EU ETS Profitable for Airlines: Rossetto

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Oct. 04 (Bloomberg) -- Daniel Rossetto, Managing Director at Climate Mundial, discusses the EU carbon market and its impact on airlines. He speaks on Bloomberg Television's “The Pulse.” (Source: Bloomberg)

The rest of the world is not happy with it because everybody is caught in the european net.

We have to find a way out of that.

How much progress do you think is going to be made over the last few days?

It is a reiteration of what has been a concern for long times from some of the countries outside the eu.

The reality about this proposal from europe is that the financial impact of the system on airlines itself is minimal.

There is an opportunity for airlines to make profits from emissions trading because they increase the price of tickets to consumers.

That has enabled the airlines to recover those costs associated with the carbon.

This is much more of a political issue which has been going on for a significant amount of time in which some countries in particular, some developing countries are unhappy about the idea that the european union imposes a cap and trade system.

If you listen to air france, the intra-chinese market is about to explode.

They don't want to be caught in the net.

You have a solution which i have heard in various forms elsewhere which is, at the moment, europe takes the revenue.

What we put that in a bigger pot?

That is an important point.

I have been talking about that for quite some time.

At the moment, you have got flights being covered from destinations outside europe coming into europe that have an obligation to furnish carbon allowances.

The revenues associated with the purchases of these carbon allowances flows into the treasuries of the european member states.

It is the european governments who have the full discretion on how those moneys are spent.

That is one of the key issues that applies and i think if there was some discussion about an alternative structure whereby those funds were quarantined for a fund which could reinvest into emissions reducing technologies for both airplanes -- a global fund with global governance as well.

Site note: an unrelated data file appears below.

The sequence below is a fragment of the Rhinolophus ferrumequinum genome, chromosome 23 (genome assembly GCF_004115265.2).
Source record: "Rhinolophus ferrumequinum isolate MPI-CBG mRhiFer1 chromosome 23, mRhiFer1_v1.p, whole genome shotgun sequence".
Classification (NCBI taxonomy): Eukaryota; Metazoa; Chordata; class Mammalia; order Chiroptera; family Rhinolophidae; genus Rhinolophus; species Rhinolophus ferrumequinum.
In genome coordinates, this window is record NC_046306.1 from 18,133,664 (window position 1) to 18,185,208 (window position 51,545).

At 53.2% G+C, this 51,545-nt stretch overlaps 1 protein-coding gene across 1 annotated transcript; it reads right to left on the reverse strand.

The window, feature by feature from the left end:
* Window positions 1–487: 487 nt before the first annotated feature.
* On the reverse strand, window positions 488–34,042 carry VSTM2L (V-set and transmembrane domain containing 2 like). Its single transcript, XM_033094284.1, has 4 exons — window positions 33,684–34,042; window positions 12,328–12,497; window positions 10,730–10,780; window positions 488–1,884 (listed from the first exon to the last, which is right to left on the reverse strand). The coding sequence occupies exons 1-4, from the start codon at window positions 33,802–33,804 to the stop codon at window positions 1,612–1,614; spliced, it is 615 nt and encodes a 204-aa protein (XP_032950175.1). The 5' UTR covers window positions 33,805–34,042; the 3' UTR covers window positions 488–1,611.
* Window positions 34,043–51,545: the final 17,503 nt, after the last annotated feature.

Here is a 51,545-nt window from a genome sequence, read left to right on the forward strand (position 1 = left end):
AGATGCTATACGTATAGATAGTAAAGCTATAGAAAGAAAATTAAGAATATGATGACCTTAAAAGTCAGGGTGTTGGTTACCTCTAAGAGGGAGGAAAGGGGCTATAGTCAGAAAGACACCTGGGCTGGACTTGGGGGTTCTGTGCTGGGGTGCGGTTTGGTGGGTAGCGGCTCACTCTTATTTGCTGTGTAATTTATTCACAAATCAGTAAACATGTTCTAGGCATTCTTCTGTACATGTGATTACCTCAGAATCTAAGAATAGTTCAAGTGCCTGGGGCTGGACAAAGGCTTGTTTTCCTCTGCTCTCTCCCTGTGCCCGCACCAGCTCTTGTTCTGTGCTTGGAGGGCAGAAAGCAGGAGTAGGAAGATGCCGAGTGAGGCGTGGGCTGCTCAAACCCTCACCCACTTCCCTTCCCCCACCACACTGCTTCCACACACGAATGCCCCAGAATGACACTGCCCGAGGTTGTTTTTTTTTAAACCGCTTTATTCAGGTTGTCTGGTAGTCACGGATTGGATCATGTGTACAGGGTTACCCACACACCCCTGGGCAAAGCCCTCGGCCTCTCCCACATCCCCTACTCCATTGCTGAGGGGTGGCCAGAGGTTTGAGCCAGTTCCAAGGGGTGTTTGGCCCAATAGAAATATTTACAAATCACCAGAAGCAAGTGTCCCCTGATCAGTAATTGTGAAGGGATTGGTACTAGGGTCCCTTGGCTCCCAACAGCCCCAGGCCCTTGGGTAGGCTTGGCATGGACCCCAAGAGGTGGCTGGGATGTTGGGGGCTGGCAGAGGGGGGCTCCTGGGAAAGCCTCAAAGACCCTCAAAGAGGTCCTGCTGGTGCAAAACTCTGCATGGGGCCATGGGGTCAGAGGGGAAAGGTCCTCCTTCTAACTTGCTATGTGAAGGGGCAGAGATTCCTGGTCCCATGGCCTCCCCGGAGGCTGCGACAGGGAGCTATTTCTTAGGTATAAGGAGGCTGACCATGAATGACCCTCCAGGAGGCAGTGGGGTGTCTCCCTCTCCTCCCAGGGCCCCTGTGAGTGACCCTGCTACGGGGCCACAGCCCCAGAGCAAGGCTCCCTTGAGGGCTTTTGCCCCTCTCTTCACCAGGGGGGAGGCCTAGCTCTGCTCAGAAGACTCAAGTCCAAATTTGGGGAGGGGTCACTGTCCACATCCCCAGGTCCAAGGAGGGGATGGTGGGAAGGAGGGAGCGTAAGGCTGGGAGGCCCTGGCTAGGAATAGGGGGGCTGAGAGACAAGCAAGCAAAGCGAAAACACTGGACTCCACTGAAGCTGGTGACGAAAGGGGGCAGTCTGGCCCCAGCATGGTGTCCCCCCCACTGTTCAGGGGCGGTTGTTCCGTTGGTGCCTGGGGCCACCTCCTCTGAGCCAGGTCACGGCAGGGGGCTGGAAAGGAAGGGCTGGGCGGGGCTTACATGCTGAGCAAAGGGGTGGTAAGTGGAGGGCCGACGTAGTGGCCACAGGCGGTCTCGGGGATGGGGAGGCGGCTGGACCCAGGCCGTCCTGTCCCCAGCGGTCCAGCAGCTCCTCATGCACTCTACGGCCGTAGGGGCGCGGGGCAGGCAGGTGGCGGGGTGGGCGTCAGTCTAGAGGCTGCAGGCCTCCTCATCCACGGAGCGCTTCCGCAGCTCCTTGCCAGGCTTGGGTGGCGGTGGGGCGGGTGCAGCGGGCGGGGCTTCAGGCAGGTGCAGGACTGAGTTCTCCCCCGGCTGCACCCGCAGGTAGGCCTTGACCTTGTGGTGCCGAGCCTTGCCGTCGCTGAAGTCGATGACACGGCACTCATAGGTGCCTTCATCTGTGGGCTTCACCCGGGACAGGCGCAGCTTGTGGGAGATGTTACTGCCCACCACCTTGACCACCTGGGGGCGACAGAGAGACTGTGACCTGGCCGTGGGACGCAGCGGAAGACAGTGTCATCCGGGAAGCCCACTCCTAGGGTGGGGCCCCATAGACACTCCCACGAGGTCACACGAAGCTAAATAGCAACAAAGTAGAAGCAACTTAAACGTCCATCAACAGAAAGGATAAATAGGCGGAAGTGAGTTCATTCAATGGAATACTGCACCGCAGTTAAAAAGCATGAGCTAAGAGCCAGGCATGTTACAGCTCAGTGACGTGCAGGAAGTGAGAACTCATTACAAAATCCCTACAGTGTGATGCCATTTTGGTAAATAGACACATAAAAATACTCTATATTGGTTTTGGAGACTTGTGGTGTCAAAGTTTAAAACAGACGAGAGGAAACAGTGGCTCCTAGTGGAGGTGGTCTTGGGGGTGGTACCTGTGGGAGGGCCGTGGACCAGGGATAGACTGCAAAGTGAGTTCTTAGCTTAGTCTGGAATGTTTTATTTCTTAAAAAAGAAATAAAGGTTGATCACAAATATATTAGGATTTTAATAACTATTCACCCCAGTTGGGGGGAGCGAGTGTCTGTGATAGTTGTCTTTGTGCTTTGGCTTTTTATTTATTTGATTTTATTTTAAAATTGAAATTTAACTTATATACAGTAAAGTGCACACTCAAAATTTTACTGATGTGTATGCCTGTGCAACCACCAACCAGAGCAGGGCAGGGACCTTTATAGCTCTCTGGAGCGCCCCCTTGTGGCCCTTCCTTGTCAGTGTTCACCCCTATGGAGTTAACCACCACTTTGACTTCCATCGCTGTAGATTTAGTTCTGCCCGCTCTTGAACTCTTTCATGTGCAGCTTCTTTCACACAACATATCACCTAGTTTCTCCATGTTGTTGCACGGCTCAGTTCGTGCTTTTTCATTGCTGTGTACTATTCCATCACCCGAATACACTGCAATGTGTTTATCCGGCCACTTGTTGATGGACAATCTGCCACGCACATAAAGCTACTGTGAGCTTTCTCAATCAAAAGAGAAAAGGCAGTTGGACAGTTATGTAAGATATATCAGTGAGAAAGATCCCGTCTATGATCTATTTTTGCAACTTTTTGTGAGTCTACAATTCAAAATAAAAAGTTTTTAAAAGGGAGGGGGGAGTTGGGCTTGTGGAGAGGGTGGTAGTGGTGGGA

Not just a european structure but global.

That is a much more viable solution.

The template can need solution.

It does.

The obvious issue that we have at the moment is that this program has been in place for a long time.

The revenues associated with selling the carbon permits have been featured and accounted for in a lot of the european government budgets.

There is going to be a budget impact associated with introducing an alternative policy.

How would the application -- aviation industry feel about that?

They are looking for some type of hypothecation of these revenues.

That is taking the revenues that are collected through the sale of the carbon permit and reinvesting them into technologies.

That is the thing that is going to drive emissions reductions in a much more serious way.

We believe there.

Thank you very much for joining us.

Thank you very much indeed.

For those listening on bloomberg radio, the first word is coming up next.

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I am @guyjonhnsontv.

This text has been automatically generated. It may not be 100% accurate.

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